SPDR Gold Trust (ETF) buyers are in a risky situation. Those that have been holding onto shares in the ETF have lost more than 7 percent since the start of the year. “Store of value” may no longer be the best way to think about gold and nothing scares gold bugs more than whispers of “secular bear market.”
Claude Erb, a former commodities trader with TCW Group, saw the crash in the price of gold coming back in 2012 before the sell-off began. He’s now warning that gold could fall as low as $350 an ounce as startled traders escape from price falls and lose faith in the value of the yellow metal.
Gold market may oversell
Mr. Erb made those comments to Mark Hulbert over at MarketWatch. The $350 number is based on the fair value of gold which he estimates at $825 in today’s market. Erb says that in bear markets gold gets oversold as risks of a falling price drive out those looking to secure their savings in the metal and protect from inflation.
The $350 bear target is based on the selling of gold during the crash in the price of the metal in the 1970s and 1990s. Mr. Erb says that gold bulls are going through the stages of grief right now. When he published his first report with Duke University professor Campbell Harvey, they were in denial.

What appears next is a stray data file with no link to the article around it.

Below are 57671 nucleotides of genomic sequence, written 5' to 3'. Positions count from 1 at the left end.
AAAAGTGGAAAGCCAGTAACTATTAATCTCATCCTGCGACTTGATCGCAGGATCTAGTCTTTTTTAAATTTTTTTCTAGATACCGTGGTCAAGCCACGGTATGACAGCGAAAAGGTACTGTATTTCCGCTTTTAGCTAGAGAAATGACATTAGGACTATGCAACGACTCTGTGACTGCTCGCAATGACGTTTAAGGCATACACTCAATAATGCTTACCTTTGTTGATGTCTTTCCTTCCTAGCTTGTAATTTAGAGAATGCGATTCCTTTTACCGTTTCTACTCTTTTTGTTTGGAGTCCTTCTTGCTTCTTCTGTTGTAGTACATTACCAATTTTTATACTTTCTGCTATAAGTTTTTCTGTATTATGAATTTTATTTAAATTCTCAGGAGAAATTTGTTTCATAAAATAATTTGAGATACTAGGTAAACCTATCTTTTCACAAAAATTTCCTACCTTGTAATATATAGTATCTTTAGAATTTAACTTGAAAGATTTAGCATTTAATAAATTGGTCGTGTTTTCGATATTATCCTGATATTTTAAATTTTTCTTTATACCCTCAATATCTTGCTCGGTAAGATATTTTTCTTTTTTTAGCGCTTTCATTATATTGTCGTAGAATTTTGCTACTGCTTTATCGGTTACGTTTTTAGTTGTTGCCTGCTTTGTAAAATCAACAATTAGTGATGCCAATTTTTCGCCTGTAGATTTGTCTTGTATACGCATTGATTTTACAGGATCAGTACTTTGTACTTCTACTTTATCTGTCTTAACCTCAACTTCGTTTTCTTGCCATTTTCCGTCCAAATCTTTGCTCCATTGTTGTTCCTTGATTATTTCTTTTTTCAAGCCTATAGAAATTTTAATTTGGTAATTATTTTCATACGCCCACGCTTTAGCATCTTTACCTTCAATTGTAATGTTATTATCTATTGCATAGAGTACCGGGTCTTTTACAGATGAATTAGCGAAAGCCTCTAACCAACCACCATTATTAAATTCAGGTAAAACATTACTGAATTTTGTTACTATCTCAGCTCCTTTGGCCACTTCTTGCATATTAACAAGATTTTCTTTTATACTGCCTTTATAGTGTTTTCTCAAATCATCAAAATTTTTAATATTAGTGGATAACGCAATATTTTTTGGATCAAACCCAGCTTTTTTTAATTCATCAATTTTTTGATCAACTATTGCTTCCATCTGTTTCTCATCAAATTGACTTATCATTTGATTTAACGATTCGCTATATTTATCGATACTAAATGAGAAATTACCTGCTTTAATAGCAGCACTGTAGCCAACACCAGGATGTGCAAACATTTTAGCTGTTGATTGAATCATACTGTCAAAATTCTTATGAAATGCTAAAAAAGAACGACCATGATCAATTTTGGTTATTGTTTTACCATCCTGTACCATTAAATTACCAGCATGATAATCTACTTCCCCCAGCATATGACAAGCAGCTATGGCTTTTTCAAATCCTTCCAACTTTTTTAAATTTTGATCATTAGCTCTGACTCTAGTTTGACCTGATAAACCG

Now they’ve moved onto bargaining. When the price of the metal dips below $1000 they’ll get angry and once it’s crossed the $825 level on its way to $350 they’ll start into depression and finally acceptance.
Mr. Erb’s $350 price target may seem like a bit much, but targets of $1,000 or less have become common in the weeks since the price of gold hit its current slide. Buyers of the SPDR Gold Trust (ETF) have felt every bump on the way down.
Gold heads lower
With a rate rise coming before the end of the year, at least if the ho-hum report from the Fed on Wednesday is anything to go by, an more on the way in the years ahead, Wall Street appears to be turning on gold.
Ramin Nakisa of UBS appeared on CNBC on Thursday and called gold a “wasting market.” He said that the lack of a gold bump from the crisis in Greece was very telling for the future of the metal. Normally, says Nakisa, a small crisis like that would send investors to gold for safety. That simply didn’t happen in 2015.
Those with a love for gold, and a hefty part of their savings in SPDR Gold Trust (ETF) shares, will be hoping that the most bearish of Wall Street analysts are wrong, but it’s clear that the dynamics that drove the price of the ETF to more than $180 in 2011 are no longer driving the market.
The price of gold was up by a fraction on Thursday morning, but was still trading below the $1,100 level that was seen as a key support level until very recently.